Once val­ued at $4B, an em­bat­tled Ako­rn — nurs­ing a mar­ket cap of rough­ly $37M — files for bank­rupt­cy

Scarred by a se­ries of FDA warn­ings, a scorned buy­er and the un­cer­tain­ty of Covid-19, Ako­rn is fi­nal­ly throw­ing in the tow­el.

On Wednes­day, the spe­cial­ty gener­ic drug­mak­er said it was fil­ing for Chap­ter 11, weeks af­ter it said it had giv­en up on find­ing it­self a buy­er amidst the broad­er un­cer­tain­ty of Covid-19.

Some of Ako­rn’s lenders have agreed to a stalk­ing horse bid to pur­chase the Lake For­est, Illi­nois-based drug­mak­er’s as­sets, set­ting a base­ment price for the court-su­per­vised sale of the busi­ness. On the dock­et are the com­pa­ny’s US busi­ness and sub­sidiaries — Ako­rn’s en­ti­ties in In­dia and Switzer­land are ex­empt from the bank­rupt­cy process. Ako­rn hopes to com­plete the sale process by the third quar­ter.

The move is hard­ly shock­ing, giv­en Ako­rn’s calami­tous past few years. Last year, the spe­cial­ty gener­ic drug­mak­er re­ceived two warn­ing let­ters from the FDA. The lat­ter let­ter, sent in June 2019, in­volved an in­spec­tion by the agency of its Som­er­set, New Jer­sey man­u­fac­tur­ing fa­cil­i­ty in Ju­ly and Au­gust of 2018.

Ear­li­er in Jan­u­ary 2019, Ako­rn re­ceived a warn­ing let­ter re­lat­ed to an­oth­er plant — one in De­catur, Illi­nois —  fol­low­ing an in­spec­tion the pre­vi­ous April and May. The FDA de­tailed stan­dard man­u­fac­tur­ing vi­o­la­tions, in­clud­ing poor asep­tic and san­i­ti­za­tion prac­tices. Then in Feb­ru­ary, the com­pa­ny’s Ami­tyville, New York fa­cil­i­ty was hit with an­oth­er warn­ing, in the form of a Form 483, which high­light­ed records were not kept for the main­te­nance, clean­ing, san­i­tiz­ing and in­spec­tion of equip­ment.

Apart from pre­vi­ous­ly re­stat­ing its fi­nan­cial state­ments, in April 2018 dial­y­sis provider Fre­se­nius walked away from a $4 bil­lion takeover of Ako­rn, cit­ing an in­ves­ti­ga­tion that found Ako­rn had ma­te­ri­al­ly breached the FDA’s da­ta in­tegri­ty re­quire­ments. In its Jan­u­ary warn­ing let­ter, the FDA said it had con­cerns that Ako­rn’s qual­i­ty sys­tem does not “en­sure the ac­cu­ra­cy and in­tegri­ty of da­ta to sup­port the safe­ty, ef­fec­tive­ness, and qual­i­ty of the drugs you man­u­fac­ture.”

The com­pa­ny, which sells a range of brand­ed and gener­ic drugs in­clud­ing a li­do­caine gel and a mor­phine sul­fate oral so­lu­tion, gen­er­at­ed net sales of $682 mil­lion last year, down 2% from the $694 mil­lion it gen­er­at­ed in 2018. As of March 2020, the com­pa­ny had net debt of $781,446.

Doug Boothe

“We look for­ward to sep­a­rat­ing lega­cy lit­i­ga­tion and debt from the Com­pa­ny’s most valu­able as­sets – our prod­ucts, our peo­ple, our man­u­fac­tur­ing fa­cil­i­ties and our knowl­edge – so that we can move for­ward un­en­cum­bered by these li­a­bil­i­ty ex­po­sures un­der new own­er­ship that be­lieves in our fu­ture,” Ako­rn chief Doug Boothe said in a state­ment.

The com­pa­ny’s in­vestors did not quite see it that way, push­ing Ako­rn’s shares $AKRX deep­er in­to pen­ny stock ter­ri­to­ry by falling more than 19% to 22 cents in ear­ly trad­ing, and a mar­ket cap hov­er­ing at $36.6 mil­lion.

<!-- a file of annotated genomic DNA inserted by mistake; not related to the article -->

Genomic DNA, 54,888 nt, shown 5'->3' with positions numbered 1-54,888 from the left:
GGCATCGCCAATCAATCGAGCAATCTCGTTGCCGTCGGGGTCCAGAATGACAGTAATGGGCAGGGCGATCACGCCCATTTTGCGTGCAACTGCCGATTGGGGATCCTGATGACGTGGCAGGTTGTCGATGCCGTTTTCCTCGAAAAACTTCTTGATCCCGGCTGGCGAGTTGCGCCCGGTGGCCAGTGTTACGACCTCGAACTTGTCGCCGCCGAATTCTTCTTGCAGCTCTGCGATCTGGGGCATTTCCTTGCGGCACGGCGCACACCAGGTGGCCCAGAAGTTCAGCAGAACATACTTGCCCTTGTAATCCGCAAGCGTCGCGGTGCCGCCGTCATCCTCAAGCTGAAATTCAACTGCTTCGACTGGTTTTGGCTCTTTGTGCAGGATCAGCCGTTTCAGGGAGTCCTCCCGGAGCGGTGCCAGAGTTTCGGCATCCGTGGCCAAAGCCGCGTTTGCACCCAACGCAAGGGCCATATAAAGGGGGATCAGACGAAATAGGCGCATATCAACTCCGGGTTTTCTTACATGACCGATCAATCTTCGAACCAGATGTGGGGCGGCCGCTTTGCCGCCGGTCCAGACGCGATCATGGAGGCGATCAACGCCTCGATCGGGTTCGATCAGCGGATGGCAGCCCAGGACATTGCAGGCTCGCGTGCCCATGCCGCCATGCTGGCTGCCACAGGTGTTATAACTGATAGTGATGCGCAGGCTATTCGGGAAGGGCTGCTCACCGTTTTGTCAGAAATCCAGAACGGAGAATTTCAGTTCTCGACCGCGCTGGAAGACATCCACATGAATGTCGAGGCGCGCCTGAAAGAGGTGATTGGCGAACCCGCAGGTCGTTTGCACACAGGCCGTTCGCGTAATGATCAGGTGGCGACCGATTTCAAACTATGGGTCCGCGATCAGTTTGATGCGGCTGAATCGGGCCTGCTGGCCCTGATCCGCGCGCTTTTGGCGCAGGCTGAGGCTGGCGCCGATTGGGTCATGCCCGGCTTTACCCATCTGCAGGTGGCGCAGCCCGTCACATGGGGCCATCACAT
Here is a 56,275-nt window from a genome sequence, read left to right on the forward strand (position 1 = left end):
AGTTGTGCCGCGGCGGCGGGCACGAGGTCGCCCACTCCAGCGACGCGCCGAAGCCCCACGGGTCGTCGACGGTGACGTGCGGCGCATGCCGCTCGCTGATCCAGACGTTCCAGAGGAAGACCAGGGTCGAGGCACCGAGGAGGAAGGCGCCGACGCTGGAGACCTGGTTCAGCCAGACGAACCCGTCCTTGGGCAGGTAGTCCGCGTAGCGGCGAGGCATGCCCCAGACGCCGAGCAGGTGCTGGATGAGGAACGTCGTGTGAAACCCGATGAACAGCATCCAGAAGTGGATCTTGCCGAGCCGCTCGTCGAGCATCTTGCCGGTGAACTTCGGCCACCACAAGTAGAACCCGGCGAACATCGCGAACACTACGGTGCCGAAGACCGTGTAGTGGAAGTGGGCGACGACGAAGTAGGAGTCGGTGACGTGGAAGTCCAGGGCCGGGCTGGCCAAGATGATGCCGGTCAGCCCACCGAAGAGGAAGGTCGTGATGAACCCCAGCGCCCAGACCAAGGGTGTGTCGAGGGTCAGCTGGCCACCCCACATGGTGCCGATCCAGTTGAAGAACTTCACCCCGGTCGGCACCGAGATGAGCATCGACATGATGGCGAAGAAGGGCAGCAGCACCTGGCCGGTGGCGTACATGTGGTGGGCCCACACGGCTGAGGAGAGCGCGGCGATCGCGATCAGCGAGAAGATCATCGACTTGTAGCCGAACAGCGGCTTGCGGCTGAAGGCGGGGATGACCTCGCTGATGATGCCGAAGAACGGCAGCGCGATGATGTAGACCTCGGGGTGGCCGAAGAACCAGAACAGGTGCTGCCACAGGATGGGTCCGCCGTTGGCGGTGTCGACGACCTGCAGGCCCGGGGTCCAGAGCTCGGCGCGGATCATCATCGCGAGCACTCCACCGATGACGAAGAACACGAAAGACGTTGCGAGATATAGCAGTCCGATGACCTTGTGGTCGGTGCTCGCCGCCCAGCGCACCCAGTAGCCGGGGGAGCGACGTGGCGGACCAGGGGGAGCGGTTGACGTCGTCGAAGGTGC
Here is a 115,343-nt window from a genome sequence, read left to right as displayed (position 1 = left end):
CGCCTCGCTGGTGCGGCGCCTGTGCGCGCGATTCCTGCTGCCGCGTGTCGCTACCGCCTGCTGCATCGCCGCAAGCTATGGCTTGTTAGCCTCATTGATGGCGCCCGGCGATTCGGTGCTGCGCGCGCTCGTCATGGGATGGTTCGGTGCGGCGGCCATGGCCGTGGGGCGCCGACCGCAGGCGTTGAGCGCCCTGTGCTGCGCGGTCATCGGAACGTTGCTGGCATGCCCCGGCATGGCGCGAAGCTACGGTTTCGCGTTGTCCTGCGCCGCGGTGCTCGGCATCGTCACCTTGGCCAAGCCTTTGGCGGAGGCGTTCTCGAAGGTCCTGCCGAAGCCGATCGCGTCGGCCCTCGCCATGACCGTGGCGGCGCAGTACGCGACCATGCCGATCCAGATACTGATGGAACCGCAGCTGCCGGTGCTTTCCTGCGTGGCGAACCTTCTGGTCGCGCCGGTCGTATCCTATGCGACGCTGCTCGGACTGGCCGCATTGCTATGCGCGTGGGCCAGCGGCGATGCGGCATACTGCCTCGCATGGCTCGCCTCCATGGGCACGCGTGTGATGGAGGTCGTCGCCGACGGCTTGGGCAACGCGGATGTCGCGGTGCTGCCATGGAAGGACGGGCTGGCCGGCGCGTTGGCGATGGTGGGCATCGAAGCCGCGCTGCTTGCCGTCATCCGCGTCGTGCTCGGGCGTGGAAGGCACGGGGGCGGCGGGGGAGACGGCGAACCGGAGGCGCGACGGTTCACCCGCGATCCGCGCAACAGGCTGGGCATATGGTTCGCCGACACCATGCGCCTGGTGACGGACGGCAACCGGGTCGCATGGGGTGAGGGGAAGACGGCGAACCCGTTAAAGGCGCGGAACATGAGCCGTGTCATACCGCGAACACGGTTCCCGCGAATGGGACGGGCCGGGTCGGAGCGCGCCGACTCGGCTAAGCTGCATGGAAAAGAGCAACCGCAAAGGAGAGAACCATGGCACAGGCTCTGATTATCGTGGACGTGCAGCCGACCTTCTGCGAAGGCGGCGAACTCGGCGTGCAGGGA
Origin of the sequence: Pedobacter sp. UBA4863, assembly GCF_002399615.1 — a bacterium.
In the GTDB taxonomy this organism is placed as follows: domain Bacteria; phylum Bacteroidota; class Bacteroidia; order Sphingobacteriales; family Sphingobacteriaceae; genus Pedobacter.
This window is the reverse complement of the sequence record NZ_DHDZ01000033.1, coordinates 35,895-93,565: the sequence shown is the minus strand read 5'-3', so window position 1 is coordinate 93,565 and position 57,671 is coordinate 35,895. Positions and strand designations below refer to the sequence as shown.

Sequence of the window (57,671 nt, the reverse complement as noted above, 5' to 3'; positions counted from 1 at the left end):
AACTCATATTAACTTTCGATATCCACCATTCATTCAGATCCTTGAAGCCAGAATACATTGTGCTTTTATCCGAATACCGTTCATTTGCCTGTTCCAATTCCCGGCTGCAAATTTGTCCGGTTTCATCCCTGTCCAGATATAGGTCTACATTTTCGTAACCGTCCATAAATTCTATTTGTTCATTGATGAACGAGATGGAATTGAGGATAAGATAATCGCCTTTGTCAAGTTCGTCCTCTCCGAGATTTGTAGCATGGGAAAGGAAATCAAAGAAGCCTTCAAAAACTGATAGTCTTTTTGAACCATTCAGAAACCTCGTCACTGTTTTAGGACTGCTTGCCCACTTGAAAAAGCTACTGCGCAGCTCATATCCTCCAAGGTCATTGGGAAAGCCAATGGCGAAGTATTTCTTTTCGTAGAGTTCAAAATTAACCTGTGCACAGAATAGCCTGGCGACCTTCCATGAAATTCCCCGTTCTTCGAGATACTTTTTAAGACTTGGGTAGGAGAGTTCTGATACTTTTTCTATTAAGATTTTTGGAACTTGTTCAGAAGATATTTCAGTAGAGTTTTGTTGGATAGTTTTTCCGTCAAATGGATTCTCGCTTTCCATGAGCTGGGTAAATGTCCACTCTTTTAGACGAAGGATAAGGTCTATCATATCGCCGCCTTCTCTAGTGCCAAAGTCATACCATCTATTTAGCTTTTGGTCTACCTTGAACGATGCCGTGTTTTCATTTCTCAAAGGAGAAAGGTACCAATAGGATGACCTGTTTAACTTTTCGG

“We con­tin­ue to be­lieve that the com­mer­cial port­fo­lio has the kind of prod­uct mix that is less like­ly to see sig­nif­i­cant com­modi­ti­za­tion/ero­sion, par­tic­u­lar­ly the hos­pi­tal in­jectable seg­ment (this is bear­ing in mind that the sig­nif­i­cant pres­sure on the busi­ness in re­cent years was main­ly a func­tion of high­er-mar­gin as­sets such as in­jectable ephedrine that at one point had lim­it­ed com­pe­ti­tion but that sub­se­quent­ly saw sig­nif­i­cant com­pe­ti­tion ma­te­ri­al­ize),” Piper San­dler an­a­lysts wrote in a note last month.

Bris­tol My­ers is clean­ing up the post-Cel­gene merg­er pipeline, and they’re sweep­ing out an ex­per­i­men­tal check­point in the process

Back during the lead up to the $74 billion buyout of Celgene, the big biotech’s leadership did a little housecleaning with a major pact it had forged with Jounce. Out went the $2.6 billion deal and a collaboration on ICOS and PD-1.

Celgene, though, also added a $530 million deal — $50 million up front — to get the worldwide rights to JTX-8064, a drug that targets the LILRB2 receptor on macrophages.

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GSK presents case to ex­pand use of its lu­pus drug in pa­tients with kid­ney dis­ease, but the field is evolv­ing. How long will the mo­nop­oly last?

In 2011, GlaxoSmithKline’s Benlysta became the first biologic to win approval for lupus patients. Nine years on, the British drugmaker has unveiled detailed positive results from a study testing the drug in lupus patients with associated kidney disease — a post-marketing requirement from the initial FDA approval.

Lupus is a drug developer’s nightmare. In the last six decades, there has been just one FDA approval (Benlysta), with the field resembling a graveyard in recent years with a string of failures including UCB and Biogen’s late-stage flop, as well as defeats in Xencor and Sanofi’s programs. One of the main reasons the success has eluded researchers is because lupus, akin to cancer, is not just one disease — it really is a disease of many diseases, noted Al Roy, executive director of Lupus Clinical Investigators Network, an initiative of New York-based Lupus Research Alliance that claims it is the world’s leading private funder of lupus research, in an interview.